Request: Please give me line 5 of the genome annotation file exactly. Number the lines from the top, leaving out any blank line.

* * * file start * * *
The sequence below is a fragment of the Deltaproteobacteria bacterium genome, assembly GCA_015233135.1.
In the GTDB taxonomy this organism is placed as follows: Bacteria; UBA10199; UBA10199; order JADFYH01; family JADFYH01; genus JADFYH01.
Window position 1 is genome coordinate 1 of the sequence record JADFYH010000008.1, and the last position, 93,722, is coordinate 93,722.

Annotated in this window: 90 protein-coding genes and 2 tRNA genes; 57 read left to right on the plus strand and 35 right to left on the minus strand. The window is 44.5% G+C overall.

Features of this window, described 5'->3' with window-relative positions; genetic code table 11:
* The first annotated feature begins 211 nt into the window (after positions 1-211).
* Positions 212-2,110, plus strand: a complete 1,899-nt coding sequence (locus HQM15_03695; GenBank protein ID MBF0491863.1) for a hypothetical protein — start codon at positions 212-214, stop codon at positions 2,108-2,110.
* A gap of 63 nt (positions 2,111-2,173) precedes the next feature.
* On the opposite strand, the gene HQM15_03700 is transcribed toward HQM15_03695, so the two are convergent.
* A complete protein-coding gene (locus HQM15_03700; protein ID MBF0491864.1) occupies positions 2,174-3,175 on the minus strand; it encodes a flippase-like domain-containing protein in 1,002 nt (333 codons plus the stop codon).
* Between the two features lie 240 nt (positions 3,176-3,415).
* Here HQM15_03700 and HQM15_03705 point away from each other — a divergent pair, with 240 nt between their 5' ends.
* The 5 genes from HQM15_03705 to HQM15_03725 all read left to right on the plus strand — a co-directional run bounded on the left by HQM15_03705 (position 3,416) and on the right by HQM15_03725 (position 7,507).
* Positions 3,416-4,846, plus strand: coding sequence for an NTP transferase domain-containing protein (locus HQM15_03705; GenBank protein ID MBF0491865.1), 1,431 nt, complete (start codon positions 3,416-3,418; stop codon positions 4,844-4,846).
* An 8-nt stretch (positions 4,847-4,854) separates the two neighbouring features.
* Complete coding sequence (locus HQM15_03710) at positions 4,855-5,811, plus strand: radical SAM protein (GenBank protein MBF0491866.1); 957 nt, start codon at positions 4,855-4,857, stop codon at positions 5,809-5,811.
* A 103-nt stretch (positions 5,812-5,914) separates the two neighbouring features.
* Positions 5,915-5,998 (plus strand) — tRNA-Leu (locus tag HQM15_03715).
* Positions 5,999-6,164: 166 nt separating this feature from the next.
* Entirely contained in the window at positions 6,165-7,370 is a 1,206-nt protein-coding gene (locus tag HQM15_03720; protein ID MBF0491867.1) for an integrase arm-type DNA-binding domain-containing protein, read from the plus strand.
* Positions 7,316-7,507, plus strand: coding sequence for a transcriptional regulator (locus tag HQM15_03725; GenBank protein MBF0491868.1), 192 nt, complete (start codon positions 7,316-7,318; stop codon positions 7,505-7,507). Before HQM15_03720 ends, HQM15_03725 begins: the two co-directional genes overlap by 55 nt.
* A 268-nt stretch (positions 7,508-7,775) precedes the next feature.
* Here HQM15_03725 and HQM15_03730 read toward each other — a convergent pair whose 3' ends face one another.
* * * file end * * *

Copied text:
Features of this window, described 5'->3' with window-relative positions; genetic code table 11: